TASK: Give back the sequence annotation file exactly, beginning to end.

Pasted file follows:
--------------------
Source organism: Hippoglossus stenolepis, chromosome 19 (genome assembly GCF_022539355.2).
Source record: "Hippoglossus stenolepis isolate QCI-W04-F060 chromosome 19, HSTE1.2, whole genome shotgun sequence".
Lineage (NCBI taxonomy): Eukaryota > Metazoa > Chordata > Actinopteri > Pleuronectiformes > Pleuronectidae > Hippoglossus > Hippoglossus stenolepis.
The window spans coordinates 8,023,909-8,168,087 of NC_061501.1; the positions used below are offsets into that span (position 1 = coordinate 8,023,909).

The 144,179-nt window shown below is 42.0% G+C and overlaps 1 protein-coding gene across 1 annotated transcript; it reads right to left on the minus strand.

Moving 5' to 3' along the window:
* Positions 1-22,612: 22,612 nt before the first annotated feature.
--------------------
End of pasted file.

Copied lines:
Source organism: Hippoglossus stenolepis, chromosome 19 (genome assembly GCF_022539355.2).
Source record: "Hippoglossus stenolepis isolate QCI-W04-F060 chromosome 19, HSTE1.2, whole genome shotgun sequence".
Lineage (NCBI taxonomy): Eukaryota > Metazoa > Chordata > Actinopteri > Pleuronectiformes > Pleuronectidae > Hippoglossus > Hippoglossus stenolepis.
The window spans coordinates 8,023,909-8,168,087 of NC_061501.1; the positions used below are offsets into that span (position 1 = coordinate 8,023,909).

The 144,179-nt window shown below is 42.0% G+C and overlaps 1 protein-coding gene across 1 annotated transcript; it reads right to left on the minus strand.

Moving 5' to 3' along the window:
* Positions 1-22,612: 22,612 nt before the first annotated feature.